A Comparative Study between Traditional Yang Style Tai Chi of Yang Cheng Fu and Cheng Man Ching’s Yang Style
By J. Justin Meehan
At the July, 1990 Taste of China seminar in Winchester, Va., America received the rare opportunity to study the standard Yang style of tai chi chuan from Yang Zhenduo, the third son of Yang Chengfu. Yang Zhenduo, who is 65 years old (in 1990), began studying from his father, Yang Chengfu (1883-1936), when he was six, but only spent four years under his famous father’s tutelage. However, he also studied from his elder brothers and probably some of his father’s senior students.
It was evident at the seminar that Yang Zhenduo intended to teach his father’s form exactly as it had come down to him over the years and with special emphasis on justifying each and every posture with accompanying photos and ink drawings of his father’s movements. In comparison with these sources, I noticed only slight variances which may be explained either as result of family style practice or may be even attempt to slightly differentiate his style from that of his father’s leading students, such as Yang style authority, Fu Zhonwen, who is greatly respected among tai chi practitioners around the world.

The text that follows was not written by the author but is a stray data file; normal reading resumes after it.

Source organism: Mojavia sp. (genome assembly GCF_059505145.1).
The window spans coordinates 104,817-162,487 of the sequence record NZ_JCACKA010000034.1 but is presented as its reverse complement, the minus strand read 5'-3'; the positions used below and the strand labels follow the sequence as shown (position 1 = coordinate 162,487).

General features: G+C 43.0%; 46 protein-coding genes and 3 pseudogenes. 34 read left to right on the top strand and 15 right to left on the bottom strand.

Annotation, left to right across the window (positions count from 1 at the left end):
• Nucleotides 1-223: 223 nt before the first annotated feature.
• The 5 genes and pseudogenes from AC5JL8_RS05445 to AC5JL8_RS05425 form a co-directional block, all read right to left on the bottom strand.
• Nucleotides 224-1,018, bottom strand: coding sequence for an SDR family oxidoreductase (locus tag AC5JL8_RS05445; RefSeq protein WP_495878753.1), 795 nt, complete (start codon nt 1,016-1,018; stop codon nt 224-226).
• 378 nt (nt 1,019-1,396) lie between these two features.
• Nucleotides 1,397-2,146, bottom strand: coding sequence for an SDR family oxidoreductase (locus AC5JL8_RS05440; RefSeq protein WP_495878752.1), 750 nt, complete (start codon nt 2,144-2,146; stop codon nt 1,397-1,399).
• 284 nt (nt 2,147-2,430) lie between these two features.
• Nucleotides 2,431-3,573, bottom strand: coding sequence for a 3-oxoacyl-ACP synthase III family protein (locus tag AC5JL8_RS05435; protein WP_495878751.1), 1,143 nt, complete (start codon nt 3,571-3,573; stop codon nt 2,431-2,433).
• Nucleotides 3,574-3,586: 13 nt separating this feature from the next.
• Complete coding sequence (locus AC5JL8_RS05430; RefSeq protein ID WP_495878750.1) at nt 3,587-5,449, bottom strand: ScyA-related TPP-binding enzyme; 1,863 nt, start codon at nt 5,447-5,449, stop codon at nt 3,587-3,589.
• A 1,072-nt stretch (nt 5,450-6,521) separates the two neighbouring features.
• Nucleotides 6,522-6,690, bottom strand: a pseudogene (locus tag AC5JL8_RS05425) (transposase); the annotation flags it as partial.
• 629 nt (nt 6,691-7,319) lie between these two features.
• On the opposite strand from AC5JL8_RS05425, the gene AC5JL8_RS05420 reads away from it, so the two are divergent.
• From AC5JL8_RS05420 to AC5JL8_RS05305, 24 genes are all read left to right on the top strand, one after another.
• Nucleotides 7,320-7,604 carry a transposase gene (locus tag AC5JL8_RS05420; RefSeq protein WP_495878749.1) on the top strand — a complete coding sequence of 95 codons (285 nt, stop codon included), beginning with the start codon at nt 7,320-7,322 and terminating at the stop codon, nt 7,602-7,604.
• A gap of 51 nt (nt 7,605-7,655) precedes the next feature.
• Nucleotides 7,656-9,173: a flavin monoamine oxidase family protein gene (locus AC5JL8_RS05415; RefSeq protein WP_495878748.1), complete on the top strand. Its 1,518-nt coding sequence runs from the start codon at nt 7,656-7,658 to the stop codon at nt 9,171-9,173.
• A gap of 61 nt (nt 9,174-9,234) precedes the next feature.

But the message is clear: it can now be stated that the Yang style has been clearly standardized as a form. Many American Yang style practitioners will be forced to recognize that their form has varied somewhat from the original. Some have overemphasized hidden potential applications, while others have over emphasized the passive chi gung experience. To the extent that these people recognize they are using the form for their own purposes, there should be no problem. However, they will be forced to realize they are practicing a variation of the standard Yang family style.